Friday, May 25, 2007

Venture Brothers Storyboard Test

Just over 2 months ago, I decided to leave one job for another (which allowed me to avoid a recent NYC animation disaster) and take the design position on season 3 of The Venture Brothers. I also decided to take the storyboard test since I've always wanted to 'board for the show. I'm happy to show the results of my test below (followed by commentary).

OK. So those of you who love The Venture Brothers will recognize this sequence of scenes from last season, and that it's also one of the toughest sequences to 'board of just about anything they do in the show. At least it seemed that way to me when I sat down to do it, a suspicion later confirmed by Chris, who pointed out that that's the point of the test. I hadn't done any 'boards for a while, and the last one was when I took the last VB SB Test (see PG1 and PG2) leading up to season 2. I spent a week on that test, then quickly spent an extra day taking the design test, and later on got the design position. I love to design on the show, but have always wanted the challenge of doing the 'boards.

I knew I had to "wow" Chris and Stephen or it wouldn't fly, so I really concentrated on the shots, to make the angles and sequences as dramatic as the script demanded. I spent way too much time on it, over 40 hours, but a lot of that was just getting warmed up. I was really proud of the test when it was completed and I think it shows that I've come a long way since the last one (at least to me). I happily turned in the script and waited. After a few weeks went by without any mention of it, I soon realized I did in fact, not "wow" them. However, I knew it was a long shot anyway, having seen some of the truly fantastic, beautiful boards done for the show, and at the very least was hoping to get a critique by two very talented and experienced 'board artists.

I got my wish this week when Chris and Stephen pulled out the test to talk to me about it. The main feedback was positive. Chris said he really liked the test and the angles I chose, which was my main goal. Also, they took the time to go over the secondary goals that I had forgotten along the way. I didn't realize that good ol' construction drawing is an absolute priority when storyboarding. For me, it was easy to forget as I was blocking out the compositions and making sure all characters were where they're supposed to be, and then dashing on the character details before moving on to the next panel. It turns out that it's more important to have proper construction than detail. They stated emphatically that Korea can get all the details right, but will fall on the boards almost 100% for the construction of the characters. So, Chris pointed out there were a lot of areas that were "mushy", where I didn't prove a commanding knowledge of constructing the characters. Not that I can't, but that in places it wasn't there as proof. I had to agree. He also mentioned a few places where I broke some cinematic rules like unintentional jump-cuts, etc., but that it wasn't more than the usual 'board artists would do on the show, and that we'd probably get around that during a thumbnail phase (which wasn't done for the test).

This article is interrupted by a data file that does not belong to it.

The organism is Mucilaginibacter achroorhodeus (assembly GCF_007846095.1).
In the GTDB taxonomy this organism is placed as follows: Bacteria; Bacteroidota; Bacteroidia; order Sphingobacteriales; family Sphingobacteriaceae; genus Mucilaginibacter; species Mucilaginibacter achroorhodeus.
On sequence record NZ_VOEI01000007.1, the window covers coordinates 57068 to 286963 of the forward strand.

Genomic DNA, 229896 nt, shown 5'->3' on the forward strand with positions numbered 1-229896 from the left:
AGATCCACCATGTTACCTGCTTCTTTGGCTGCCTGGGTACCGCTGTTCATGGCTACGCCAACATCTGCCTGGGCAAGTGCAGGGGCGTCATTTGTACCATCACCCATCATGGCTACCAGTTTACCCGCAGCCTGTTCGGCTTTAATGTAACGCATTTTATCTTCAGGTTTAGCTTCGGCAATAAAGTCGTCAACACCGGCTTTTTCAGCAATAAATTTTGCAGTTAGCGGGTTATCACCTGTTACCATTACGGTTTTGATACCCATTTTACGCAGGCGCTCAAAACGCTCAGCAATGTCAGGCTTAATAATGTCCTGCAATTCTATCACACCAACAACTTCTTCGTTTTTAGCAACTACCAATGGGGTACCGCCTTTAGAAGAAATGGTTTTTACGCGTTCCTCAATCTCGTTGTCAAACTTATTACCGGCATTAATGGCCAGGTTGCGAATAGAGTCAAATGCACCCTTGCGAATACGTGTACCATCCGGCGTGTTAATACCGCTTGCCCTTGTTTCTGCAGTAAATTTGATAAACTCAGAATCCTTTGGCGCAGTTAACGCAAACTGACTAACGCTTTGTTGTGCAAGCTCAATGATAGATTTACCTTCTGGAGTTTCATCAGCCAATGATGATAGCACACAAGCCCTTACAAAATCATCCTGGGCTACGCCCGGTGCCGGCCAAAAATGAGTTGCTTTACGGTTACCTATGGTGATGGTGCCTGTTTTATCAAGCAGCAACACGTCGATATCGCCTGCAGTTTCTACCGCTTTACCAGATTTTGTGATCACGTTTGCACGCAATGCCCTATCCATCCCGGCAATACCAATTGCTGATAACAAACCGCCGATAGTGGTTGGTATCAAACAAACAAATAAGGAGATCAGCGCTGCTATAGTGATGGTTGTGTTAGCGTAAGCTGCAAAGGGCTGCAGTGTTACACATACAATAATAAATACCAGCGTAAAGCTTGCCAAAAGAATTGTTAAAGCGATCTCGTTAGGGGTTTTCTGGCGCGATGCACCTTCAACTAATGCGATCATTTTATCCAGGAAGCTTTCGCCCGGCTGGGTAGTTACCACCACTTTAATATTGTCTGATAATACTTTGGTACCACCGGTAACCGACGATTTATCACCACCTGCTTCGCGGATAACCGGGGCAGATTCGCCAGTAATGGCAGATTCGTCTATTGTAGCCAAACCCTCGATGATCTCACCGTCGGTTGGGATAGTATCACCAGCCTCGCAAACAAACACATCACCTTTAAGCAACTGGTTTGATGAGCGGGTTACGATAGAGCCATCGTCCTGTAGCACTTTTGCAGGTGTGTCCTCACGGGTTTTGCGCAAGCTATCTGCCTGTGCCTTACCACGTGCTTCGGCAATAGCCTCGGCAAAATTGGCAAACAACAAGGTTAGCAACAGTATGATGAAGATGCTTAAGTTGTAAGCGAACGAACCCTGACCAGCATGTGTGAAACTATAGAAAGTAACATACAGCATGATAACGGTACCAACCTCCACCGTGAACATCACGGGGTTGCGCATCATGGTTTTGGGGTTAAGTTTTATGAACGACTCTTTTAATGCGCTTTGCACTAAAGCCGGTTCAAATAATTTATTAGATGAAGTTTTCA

So, surprisingly the critique ended with Chris' assessment that he liked my 'board test enough to give me a shot on 'boards, but at the same time, there seemed to be a learning curve that it would take for me to get to the proper speed, groove, etc., that the schedule and demands of the show wouldn't allow. I did take a long time on the test, so I had to admit that the same thought had occurred to me. So then to my amazement, he mentioned that from time to time some 'board artists would get behind and have scenes or groups of scenes split out for another artist to complete, and that he'd like for me to help in this capacity if I was up for it! Something like a few scenes with a month deadline that I could do at nights and on the weekends. And from there he could see if I could get up to speed, etc. And, it's my hopes that in doing so, I can gain enough trust in that category to finally qualify for the position on season 4. Sounds perfect to me!


jjutt said...

exciting stuff! i wish you the best on your quest to becoming a VB storyboard artist! Heck you probably are already one with the nice pass of that test. Your opening scene is one of my favorites of season 2 along with the opening with "Texas" aka Venturestein, because of the great use of first person, transition of butterflies and of course Brock doin his thing.(too much 'of') Yours was a BANG! the way supervillany should look like. (it reminded me of the offices from incredibles)you always gotta set the tone in the first minutes of the show and i think you did that perfectly. 'boards are VB's secret weapon that make it one of the best cartoons on tv.
thanks for inspiring me.
joaquin jutt

Craig Mackay said...

Great boards!